Last modified: 2011-10-28 by rick wyatt
Keywords: pennsylvania germans | pennsylvania dutch |
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image by Chris Kretowicz, 18 September 2002
The flag of the Pennsylvania Germans (sometime called 'the Pennsylvania Dutch', incorrectly, of course). "Die Pennsylfaanisch Deitsch Faahne" created by "Die Grossdaadi Grundsow Lodge" (The Grandfather Groundhog Lodge) and co-sponsored by other affiliated Pennsylvania German organizations. Dedicated Oct.6, 1989 in Lehigh County Courthouse, Allentown, Pennsylvania.
"COLORS: It is not just a coincidence that the Pennsylvania German flag uses the red, white and blue colors. It signifies that in spite of the ethnic backgrounds, we are first of all and foremost loyal and devoted Americans.
OTHER SYMBOLS on the flag:
SAILING SHIP 'CONCORD' - commemorates the journey from Krefeld to Germantown in 1683, the start of a great migration of German speaking people in search of greater religious freedom and better social and economic conditions in a new area of the world.
KEYSTONE - the symbol of Pennsylvania, the principal and permanent settlement for the majority of early German migrants.
CHURCH - indicative of the devoutness of the Pennsylvania Germans whose religious convictions were a strong motivating force in their daily lives.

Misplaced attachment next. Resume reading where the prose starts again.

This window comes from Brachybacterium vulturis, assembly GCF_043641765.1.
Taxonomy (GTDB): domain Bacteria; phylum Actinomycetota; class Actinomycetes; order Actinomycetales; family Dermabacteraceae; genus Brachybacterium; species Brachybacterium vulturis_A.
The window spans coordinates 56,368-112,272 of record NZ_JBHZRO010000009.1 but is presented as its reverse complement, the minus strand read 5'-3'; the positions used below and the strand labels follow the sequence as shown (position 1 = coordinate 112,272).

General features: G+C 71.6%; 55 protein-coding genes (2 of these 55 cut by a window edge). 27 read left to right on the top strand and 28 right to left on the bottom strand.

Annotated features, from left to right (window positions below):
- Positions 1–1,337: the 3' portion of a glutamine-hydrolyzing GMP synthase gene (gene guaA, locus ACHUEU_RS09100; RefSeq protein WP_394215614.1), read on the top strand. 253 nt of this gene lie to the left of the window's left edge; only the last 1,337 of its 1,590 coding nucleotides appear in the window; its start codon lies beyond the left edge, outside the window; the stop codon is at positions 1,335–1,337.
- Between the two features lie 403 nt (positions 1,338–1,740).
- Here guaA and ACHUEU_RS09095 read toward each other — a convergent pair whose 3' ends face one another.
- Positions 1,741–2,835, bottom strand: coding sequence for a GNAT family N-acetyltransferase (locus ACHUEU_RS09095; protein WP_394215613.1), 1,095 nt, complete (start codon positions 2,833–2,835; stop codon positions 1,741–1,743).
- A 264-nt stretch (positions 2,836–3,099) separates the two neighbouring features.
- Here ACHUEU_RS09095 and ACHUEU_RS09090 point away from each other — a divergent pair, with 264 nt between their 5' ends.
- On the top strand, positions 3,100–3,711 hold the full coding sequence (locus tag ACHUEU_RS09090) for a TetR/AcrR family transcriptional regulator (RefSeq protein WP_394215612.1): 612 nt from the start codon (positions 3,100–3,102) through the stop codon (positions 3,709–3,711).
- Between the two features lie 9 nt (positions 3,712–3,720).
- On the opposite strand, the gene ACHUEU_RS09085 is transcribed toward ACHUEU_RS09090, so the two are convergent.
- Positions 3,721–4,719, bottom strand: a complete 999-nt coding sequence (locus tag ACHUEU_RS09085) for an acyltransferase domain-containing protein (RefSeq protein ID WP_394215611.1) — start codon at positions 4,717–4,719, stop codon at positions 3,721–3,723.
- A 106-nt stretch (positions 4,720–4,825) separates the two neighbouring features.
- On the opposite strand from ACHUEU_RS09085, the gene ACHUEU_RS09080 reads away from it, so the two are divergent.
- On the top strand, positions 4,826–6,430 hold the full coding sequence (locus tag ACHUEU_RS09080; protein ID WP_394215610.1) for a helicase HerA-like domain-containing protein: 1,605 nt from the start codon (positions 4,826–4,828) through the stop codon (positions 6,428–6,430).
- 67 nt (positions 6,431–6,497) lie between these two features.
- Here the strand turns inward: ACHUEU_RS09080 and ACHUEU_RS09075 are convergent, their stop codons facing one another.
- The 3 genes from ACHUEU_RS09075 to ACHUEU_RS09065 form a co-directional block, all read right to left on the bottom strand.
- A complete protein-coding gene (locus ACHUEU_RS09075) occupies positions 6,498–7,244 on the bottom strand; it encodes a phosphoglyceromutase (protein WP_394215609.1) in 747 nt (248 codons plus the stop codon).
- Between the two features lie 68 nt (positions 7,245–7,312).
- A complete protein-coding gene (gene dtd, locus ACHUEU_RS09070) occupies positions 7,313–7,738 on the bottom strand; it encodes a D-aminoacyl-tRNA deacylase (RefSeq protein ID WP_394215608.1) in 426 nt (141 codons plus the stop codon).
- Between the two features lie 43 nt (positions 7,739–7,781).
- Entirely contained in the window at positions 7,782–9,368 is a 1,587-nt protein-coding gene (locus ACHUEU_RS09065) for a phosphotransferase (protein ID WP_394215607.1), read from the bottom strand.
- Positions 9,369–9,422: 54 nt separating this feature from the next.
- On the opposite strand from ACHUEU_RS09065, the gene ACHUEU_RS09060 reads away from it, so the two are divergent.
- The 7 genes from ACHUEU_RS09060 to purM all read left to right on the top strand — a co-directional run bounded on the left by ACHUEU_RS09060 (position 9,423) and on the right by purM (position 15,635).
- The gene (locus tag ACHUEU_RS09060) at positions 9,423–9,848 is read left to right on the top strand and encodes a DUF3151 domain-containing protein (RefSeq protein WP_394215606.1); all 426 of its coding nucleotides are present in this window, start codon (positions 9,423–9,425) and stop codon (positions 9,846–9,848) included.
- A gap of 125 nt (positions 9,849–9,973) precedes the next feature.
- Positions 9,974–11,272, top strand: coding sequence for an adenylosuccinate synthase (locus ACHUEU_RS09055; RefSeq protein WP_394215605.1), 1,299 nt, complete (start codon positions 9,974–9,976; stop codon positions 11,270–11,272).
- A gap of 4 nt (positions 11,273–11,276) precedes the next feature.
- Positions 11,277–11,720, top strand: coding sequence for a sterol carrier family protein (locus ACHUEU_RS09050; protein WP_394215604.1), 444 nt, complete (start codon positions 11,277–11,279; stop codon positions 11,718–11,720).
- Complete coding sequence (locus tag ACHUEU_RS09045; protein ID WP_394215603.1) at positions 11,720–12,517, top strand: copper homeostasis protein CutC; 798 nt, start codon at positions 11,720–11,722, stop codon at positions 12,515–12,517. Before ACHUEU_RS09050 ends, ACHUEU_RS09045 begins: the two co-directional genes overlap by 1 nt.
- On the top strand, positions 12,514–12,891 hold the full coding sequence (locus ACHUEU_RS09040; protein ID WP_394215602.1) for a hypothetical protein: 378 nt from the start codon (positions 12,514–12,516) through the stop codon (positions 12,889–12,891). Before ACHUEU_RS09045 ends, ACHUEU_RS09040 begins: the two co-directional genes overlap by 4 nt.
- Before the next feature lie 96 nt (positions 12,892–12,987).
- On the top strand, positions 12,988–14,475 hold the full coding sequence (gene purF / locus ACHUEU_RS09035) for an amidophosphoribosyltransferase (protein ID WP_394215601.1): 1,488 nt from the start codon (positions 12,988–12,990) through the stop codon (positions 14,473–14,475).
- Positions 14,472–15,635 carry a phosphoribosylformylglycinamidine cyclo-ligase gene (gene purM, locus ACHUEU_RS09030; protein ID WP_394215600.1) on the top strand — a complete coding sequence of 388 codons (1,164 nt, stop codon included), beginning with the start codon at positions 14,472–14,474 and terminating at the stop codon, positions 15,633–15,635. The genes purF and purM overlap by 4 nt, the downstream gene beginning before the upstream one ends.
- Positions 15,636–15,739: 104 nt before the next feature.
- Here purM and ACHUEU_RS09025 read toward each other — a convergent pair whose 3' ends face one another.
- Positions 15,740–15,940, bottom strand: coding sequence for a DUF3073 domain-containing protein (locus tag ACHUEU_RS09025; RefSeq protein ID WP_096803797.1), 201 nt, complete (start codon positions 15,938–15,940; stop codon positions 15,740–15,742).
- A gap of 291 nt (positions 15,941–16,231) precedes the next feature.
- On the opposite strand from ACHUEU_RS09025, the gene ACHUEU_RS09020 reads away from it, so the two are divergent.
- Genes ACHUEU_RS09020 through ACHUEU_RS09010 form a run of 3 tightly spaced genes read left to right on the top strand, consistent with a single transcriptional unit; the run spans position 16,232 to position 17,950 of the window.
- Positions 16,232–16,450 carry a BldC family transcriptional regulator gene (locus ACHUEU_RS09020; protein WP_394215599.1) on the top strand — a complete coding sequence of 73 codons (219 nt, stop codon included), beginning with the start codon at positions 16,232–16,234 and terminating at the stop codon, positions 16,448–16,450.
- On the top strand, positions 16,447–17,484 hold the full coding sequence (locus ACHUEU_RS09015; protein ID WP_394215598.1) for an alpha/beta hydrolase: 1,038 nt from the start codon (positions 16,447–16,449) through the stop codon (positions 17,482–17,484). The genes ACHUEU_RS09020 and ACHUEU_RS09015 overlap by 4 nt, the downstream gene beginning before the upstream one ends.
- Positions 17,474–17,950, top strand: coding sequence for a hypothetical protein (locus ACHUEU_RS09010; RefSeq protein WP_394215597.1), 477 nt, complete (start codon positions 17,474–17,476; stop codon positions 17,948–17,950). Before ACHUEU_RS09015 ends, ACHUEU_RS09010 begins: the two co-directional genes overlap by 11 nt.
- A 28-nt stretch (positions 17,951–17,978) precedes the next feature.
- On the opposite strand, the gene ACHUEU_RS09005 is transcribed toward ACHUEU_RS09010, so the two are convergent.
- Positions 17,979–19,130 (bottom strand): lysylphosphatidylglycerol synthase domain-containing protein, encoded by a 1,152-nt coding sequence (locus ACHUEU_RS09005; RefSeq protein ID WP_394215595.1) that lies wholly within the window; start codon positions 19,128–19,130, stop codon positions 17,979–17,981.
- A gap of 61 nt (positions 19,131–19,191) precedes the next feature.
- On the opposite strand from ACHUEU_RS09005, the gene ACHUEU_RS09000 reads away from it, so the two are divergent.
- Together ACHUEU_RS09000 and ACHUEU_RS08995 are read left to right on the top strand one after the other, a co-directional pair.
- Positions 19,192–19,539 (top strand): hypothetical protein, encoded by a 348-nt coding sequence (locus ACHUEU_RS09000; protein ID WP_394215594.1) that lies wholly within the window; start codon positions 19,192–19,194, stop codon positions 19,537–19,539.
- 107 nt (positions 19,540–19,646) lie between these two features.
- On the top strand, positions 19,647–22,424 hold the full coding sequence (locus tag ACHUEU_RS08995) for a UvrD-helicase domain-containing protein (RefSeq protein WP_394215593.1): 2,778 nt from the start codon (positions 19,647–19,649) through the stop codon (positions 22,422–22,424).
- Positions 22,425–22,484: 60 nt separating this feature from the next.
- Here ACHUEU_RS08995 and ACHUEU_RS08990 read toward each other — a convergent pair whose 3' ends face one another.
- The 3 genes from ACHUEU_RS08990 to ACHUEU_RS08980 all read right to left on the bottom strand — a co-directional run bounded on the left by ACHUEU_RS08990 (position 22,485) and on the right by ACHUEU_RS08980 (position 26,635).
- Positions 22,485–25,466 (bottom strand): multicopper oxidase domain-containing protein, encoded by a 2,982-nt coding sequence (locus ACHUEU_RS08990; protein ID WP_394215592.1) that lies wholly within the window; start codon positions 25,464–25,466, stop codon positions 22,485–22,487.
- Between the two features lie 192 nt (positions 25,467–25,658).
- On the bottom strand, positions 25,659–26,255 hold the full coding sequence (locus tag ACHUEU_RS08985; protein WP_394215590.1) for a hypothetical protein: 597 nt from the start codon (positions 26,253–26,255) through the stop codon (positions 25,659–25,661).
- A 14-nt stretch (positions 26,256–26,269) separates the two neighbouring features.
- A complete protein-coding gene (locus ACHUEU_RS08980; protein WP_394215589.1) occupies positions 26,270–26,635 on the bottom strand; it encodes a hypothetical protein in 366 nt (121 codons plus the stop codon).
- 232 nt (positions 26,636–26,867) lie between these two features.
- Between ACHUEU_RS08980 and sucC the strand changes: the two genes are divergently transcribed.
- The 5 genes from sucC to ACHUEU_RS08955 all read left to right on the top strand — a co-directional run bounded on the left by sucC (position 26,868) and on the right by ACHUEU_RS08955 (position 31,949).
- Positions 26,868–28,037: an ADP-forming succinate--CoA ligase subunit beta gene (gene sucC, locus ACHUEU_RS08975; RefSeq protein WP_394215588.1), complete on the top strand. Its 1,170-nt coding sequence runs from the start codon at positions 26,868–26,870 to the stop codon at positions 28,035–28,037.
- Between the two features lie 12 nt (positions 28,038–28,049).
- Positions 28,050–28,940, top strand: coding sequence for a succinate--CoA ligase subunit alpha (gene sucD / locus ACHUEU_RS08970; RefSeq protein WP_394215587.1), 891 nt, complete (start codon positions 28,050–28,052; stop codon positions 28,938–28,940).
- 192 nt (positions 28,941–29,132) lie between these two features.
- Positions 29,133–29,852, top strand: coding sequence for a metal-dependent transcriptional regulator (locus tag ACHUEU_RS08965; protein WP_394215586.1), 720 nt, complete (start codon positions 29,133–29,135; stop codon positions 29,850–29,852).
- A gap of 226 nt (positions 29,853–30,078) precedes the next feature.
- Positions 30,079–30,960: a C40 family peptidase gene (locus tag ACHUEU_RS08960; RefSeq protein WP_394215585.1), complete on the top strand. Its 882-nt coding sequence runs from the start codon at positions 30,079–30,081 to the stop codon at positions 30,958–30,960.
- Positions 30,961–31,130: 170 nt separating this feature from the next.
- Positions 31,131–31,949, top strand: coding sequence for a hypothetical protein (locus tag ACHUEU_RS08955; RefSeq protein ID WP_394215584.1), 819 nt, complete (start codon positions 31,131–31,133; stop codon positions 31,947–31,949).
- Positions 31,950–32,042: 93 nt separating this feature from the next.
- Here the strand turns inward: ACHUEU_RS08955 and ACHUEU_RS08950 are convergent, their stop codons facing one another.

PLOW - symbolizes probably the most predominant of Pennsylvania German professions, the farmer. The plow further symbolizes the Pennsylvania German farm as a source of food for state and nation.
HEART & TULIP - represents the great skills and contributions of the Pennsylvania Germans in the field of arts and crafts.
CONESTOGA WAGON - symbolizes the Pennsylvania German's contribution to the need for transportation. The"Ship of Inland Commerce", as it became known, played a very important role in the Revolutionary War under the guidance of Pennsylvania German teamsters. It also played a tremendous role in the westward expansion of our nation.
DIALECT EXPRESSION - "Liewer Gott Im Himmel Drin Loss Uns Deitsche Was Mir Sin" "Dear God in Heaven, Leave Us Germans What We Are", implying "Let us keep our traditional ways". This dialect expression symbolizes the main instrument of communication used by the Pennsylvania Germans in their everyday social and economic associations."
Chris Kretowicz, 18 September 2002